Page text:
What is a Battery-Powered Home?

Buying a home is different today than in the past, largely due to technology. But using
technology for your next home purchase isn't only about going online to decide what to
buy and see pictures. It's also about the technology levels that are in some newer homes.
Battery-powered homes are on the horizon, and whether you have a new home that
already has a lot of technology in it or an older one you'd like to retrofit, considering
these battery-powered options is certainly worth doing. In time, they may be able to help
people who want to live off grid, and also those that want to create some of their own
power to reduce their bills.

What Kinds of Batteries Are Used?

The majority of battery packs use lithium ion batteries, which are the same type used in computers and cell phones. Because these types of batteries are being used, they tend to hold a charge for a long time. But there are some risks, as these batteries have experienced issues in some cell phones and computers in the past, leading to recalls. That doesn't mean they can't be safe for a home to use, but only that they should be handled and managed correctly. Hooking them up is also not for the weekend handyman, and anyone who wants a battery powered home should make sure it's safe and hooked properly.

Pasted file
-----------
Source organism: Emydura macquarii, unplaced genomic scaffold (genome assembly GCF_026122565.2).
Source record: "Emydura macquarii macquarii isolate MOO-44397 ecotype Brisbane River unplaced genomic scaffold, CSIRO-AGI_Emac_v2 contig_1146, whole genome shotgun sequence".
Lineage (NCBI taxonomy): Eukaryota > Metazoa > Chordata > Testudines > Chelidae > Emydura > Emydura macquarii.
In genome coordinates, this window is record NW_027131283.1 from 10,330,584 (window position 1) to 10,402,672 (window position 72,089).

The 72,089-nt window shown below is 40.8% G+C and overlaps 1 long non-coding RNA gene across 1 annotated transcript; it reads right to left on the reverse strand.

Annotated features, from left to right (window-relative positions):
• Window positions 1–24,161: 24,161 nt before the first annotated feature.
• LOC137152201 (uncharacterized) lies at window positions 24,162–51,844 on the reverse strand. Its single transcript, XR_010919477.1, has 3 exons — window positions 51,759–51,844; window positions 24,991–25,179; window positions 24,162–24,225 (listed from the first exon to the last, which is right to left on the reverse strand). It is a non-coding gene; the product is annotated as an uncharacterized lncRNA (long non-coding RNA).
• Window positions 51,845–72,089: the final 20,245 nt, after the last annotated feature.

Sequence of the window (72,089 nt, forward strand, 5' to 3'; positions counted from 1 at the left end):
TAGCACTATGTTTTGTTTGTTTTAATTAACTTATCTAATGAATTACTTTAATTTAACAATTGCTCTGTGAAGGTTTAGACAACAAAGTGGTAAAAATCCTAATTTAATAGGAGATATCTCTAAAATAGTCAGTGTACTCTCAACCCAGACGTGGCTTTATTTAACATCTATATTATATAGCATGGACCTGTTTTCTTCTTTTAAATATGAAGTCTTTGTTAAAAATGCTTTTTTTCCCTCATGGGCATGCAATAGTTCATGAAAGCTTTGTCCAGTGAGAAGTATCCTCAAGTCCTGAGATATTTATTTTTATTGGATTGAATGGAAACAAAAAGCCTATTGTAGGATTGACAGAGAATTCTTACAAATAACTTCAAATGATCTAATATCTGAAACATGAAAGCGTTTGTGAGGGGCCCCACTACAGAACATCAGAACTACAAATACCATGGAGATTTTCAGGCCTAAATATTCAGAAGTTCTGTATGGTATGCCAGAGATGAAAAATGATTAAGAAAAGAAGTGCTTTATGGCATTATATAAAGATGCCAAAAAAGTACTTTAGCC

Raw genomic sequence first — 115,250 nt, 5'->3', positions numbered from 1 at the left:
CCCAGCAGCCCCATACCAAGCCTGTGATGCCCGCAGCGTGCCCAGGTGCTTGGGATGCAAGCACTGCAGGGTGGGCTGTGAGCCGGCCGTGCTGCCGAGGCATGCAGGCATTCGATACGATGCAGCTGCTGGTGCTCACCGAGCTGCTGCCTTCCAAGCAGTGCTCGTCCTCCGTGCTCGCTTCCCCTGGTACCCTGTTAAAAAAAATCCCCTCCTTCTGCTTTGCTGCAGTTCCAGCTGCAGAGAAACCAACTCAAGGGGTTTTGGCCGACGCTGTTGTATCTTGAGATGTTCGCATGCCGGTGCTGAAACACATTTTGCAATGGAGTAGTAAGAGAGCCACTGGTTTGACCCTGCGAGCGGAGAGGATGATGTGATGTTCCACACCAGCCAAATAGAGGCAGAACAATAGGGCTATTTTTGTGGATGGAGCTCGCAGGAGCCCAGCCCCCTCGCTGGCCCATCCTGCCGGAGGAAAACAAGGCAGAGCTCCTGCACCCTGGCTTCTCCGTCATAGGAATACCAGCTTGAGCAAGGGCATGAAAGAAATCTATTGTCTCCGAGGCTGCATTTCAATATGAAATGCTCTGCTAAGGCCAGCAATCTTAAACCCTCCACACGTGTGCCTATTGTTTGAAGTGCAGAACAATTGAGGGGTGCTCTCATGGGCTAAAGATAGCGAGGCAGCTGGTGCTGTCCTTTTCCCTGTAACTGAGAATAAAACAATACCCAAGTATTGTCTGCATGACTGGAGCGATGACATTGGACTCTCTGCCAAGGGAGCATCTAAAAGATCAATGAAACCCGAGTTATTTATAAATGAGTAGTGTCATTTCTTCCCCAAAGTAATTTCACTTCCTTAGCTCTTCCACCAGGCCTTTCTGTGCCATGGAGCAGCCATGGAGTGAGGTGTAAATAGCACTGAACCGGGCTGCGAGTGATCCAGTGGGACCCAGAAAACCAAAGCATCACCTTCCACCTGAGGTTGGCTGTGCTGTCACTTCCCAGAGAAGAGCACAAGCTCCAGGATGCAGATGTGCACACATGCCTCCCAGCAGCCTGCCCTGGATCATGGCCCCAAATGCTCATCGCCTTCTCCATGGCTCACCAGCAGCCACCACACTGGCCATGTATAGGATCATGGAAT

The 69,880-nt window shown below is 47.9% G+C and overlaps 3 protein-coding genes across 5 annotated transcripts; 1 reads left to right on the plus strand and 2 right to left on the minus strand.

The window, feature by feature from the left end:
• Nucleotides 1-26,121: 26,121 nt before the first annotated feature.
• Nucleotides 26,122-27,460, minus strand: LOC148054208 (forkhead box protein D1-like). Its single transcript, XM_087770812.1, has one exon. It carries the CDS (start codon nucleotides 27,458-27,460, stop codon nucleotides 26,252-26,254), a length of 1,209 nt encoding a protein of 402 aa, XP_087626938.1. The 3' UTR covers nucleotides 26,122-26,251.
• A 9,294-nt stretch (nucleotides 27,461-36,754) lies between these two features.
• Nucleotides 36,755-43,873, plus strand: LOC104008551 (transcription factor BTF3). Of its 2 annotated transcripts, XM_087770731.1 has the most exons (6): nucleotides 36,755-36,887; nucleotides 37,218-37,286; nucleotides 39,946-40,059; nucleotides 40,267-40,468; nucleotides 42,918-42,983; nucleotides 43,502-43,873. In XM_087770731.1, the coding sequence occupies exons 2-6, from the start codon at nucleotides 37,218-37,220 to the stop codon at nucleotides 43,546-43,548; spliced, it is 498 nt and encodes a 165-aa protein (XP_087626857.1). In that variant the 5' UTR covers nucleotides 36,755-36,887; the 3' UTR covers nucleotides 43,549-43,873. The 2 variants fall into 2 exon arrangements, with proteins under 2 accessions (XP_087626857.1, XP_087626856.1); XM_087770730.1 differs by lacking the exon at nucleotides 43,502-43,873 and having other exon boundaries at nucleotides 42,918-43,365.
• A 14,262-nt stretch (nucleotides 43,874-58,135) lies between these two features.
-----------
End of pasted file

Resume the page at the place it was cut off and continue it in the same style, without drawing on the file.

How Much Do These Batteries Generate?

The level of power the batteries generate depends on their size, how much they can store, and other factors. The Tesla model puts out a continuous 2kw (kilowatts), while other models can produce as much as 4.3kw continuously. That would be enough to operate a household, but 2kw would not, especially if someone was trying to use the washer and the oven at the same time, for example. The more items in a household that are being used at once, the higher the draw of kilowatts from the power company or a battery pack. Homeowners may need more batteries to use their homes effectively, which can get expensive.

Is This Like Solar Power?

This is, essentially, solar power. Photovoltaic cells are placed on the roof, and they
collect sunlight and store it as energy. The difference is that these batteries are generally
able to hold and store much more than other options of the past. They can also send
power back to the utility company, which that company then uses to power other homes.
Unfortunately, a big problem with that is the utility company isn't getting much power
during peak times, and it's getting too much during off-peak times. That means it's not
operating efficiently, which in some cases can actually cost the company a lot of extra

Can All This Energy Be Stored?

The energy can be stored by the homeowner in the batteries, but once they're full the remaining power goes to the power company. Because there isn't the option for additional or longer-term storage, it's not possible to save up power for a rainy day, or use more than the 4.3kw output of some of the best battery packs. In short, there are still kinks that have to be worked out when it comes to battery powered homes, because not all of them can operate without some power from the local utilities in addition to the battery packs. Since the batteries can also be expensive, having a battery powered home is not necessarily the best choice for most homeowners. Still, it's a step in the right direction toward a lower carbon footprint and more sustainable housing and energy options.

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